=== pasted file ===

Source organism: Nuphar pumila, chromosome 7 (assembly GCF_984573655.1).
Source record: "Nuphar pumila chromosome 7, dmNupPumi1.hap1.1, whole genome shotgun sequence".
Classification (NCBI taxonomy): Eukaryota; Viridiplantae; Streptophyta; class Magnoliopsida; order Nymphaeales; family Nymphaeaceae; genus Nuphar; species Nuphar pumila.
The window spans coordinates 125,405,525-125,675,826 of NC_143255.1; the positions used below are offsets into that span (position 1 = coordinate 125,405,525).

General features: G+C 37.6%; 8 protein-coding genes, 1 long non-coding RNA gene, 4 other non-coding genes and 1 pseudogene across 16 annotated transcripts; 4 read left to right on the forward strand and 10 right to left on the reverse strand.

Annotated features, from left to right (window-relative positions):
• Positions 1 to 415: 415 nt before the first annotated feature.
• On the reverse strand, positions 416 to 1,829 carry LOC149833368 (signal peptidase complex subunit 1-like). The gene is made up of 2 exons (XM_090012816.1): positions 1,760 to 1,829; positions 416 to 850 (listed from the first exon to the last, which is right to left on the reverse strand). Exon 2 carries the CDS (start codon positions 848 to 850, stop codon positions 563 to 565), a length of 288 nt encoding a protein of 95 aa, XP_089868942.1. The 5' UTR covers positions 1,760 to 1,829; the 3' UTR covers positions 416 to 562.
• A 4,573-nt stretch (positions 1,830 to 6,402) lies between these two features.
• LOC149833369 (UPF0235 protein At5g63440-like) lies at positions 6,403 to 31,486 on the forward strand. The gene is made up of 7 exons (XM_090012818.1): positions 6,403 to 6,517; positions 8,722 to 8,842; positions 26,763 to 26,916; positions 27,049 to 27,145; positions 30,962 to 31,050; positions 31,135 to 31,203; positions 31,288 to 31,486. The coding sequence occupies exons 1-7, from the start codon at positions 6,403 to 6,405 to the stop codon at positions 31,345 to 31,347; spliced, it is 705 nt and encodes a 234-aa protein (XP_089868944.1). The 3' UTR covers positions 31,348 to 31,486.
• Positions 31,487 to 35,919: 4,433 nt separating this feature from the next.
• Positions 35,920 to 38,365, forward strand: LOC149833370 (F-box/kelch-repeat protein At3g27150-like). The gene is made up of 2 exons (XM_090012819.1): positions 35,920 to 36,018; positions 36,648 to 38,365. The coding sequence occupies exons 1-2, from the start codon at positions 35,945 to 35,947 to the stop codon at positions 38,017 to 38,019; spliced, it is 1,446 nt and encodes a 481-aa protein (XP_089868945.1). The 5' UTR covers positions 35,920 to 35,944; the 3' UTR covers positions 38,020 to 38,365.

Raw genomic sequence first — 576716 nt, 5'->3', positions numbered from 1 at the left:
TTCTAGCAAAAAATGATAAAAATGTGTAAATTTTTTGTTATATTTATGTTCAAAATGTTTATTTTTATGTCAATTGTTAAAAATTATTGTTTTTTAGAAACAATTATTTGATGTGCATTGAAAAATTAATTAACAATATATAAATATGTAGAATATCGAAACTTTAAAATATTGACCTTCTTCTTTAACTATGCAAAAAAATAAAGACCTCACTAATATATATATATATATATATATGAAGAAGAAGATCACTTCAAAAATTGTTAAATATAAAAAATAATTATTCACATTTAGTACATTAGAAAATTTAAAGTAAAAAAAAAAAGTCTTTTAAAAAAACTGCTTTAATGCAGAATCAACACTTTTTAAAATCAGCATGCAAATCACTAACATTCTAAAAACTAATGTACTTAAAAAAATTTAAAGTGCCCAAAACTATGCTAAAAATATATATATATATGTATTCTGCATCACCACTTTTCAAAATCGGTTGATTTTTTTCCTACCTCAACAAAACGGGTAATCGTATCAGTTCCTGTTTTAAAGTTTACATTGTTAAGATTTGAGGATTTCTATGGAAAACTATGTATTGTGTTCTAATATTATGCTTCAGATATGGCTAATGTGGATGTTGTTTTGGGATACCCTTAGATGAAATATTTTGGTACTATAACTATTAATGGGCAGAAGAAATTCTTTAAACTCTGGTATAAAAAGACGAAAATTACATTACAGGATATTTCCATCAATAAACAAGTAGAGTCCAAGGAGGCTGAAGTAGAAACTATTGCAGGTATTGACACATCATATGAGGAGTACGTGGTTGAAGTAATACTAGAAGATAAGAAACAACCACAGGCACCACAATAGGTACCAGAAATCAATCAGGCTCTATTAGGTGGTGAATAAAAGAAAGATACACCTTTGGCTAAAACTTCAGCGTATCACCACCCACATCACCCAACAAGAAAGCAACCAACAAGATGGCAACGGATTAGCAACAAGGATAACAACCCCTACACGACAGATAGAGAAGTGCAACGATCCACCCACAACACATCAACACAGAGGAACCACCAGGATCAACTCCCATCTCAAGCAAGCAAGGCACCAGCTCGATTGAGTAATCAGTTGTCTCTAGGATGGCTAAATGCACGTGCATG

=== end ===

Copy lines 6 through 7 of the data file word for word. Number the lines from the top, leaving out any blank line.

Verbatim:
Annotated features, from left to right (window-relative positions):
• Positions 1 to 415: 415 nt before the first annotated feature.